In order not to end up with too many or too lengthy posts on the conference I'm going to limit myself to writing about just one of Tuesday's sessions in what was actually a very busy day, and to mention in passing the ICPV poster.
The poster (number B146) was about the VOICE course, which has now run twice in conjunction with Barts Cancer Institute, Queen Mary University of London. This year's course was clearly as successful as the one I attended last year. The abstract can be found on the conference web site at: http://conference.ncri.org.uk/abstracts/2014/abstracts/B146.html
More about the VOICE course can be found on the ICPV web site:
My highlight session for Tuesday was 'Optimising care for those living with and beyond cancer - where does primary care fit?' In my personal view, this is an increasingly important topic both for cancer services as a whole and at the individual patient level. The session was up against some strong competition in its time-slot but gathered an excellent group of speakers and participants.
Firstly Fiona Walter presented a review of studies and a survey of GP attitudes. She highlighted the point that one in four people living with and beyond cancer face poor health post-treatment.
After that Jon Emery from Melbourne presented a review of primary and secondary care in follow up. There was no difference in wellbeing, recurrence, survival or satisfaction between primary care and hospital follow up methods. However, the shared care model did show some increase in satisfaction.
He then went on to discuss the ProCare Trial; a multi-centre phase II RCT of shared care for prostate cancer patients. What struck me as particularly positive about this trial was that follow up visits were planned with care in advance to result in a structured consultation. When it was experienced, the shared care model was the most popular.
The third presentation of the session was a powerful double act by Alistair Thompson, now at MD Anderson Cancer Centre, Houston (and formerly at Dundee) and Maggie Wilcox of ICPV. Their presentation looked at front line perspectives on care for women treated for breast cancer. It was enhanced by Alistair's perspectives of both UK and US healthcare systems and it focussed on the surgical pathway and follow up, consequences of endocrine therapy and upper limb issues.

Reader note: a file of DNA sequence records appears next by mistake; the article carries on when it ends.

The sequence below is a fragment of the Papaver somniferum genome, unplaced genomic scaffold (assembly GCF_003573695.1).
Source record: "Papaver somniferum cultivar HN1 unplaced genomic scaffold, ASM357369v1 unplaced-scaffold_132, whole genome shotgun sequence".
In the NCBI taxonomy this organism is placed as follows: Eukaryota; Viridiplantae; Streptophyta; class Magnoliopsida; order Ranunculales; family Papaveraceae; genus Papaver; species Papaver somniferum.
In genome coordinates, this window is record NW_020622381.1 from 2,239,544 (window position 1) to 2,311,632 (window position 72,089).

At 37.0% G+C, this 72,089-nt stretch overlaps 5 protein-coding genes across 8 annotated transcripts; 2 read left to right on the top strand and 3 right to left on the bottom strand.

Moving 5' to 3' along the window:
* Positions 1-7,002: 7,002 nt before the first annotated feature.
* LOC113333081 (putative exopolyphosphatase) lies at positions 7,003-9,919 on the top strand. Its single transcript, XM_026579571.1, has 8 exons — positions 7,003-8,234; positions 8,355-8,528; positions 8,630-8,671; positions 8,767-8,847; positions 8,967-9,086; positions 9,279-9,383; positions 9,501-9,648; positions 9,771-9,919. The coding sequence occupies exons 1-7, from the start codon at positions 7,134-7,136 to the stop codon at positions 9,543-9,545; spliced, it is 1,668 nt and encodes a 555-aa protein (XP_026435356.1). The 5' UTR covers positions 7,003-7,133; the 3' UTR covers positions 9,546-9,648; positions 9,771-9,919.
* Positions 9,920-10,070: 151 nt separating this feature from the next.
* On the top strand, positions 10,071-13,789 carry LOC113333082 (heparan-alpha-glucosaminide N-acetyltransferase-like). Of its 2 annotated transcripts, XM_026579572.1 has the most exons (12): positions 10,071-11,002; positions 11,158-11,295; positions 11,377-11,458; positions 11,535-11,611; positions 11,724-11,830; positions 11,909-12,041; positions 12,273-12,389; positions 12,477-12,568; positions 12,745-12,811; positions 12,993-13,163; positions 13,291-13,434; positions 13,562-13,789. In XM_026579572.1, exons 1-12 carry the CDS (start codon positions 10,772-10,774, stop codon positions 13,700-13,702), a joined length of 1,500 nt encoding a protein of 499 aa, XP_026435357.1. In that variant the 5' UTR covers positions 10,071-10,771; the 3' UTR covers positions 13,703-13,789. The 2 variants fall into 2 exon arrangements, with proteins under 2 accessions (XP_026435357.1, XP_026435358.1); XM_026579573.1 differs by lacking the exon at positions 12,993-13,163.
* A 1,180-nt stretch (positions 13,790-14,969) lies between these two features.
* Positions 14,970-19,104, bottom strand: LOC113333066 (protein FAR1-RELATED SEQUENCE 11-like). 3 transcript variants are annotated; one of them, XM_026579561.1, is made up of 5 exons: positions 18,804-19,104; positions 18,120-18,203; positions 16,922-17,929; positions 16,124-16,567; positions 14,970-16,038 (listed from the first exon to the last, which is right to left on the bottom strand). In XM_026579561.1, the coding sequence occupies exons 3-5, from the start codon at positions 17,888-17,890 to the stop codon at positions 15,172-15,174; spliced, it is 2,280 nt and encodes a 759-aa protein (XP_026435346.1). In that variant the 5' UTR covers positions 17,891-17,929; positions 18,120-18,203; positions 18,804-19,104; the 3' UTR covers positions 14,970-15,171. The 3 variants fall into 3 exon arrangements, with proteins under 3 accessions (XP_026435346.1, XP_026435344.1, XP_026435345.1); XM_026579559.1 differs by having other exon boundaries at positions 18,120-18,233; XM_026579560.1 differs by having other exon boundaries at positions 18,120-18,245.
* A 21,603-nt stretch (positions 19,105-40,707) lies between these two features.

Alistair spoke about the use of pain relief to support early discharge from hospital, while Maggie pointed out the need for individualised decisions regarding length of stay, especially for those who live alone or conversely in busy households with young children.
Endocrine therapy issues referred to options for extended therapy and the fact that effective symptom management is an unsolved problem and that there is less than a 50% adherence to tamoxifen for five years. It was also pointed out that many women switching from tamoxifen to an aromatase inhibitor are not informed that the AI remains in the system for a far shorter time than does tamoxifen, so consistency of timing is more important. This does chime with my own experience when I switched. I did my research and so knew that the half-life of exemestane is much shorter than that of tamoxifen, but no-one in my medical team has ever mentioned this.
Minimising upper limb complications was discussed as it is an important issue for may people and in addition to Maggie's input there was an extremely insightful intervention from Margaret Grayson, who pointed out that travelling by air with the frame she needs for her sleeve for lymphoedema can be somewhat challenging.
There was then time for a good number of questions from the floor before the session would up and we dispersed with a good deal of food for thought.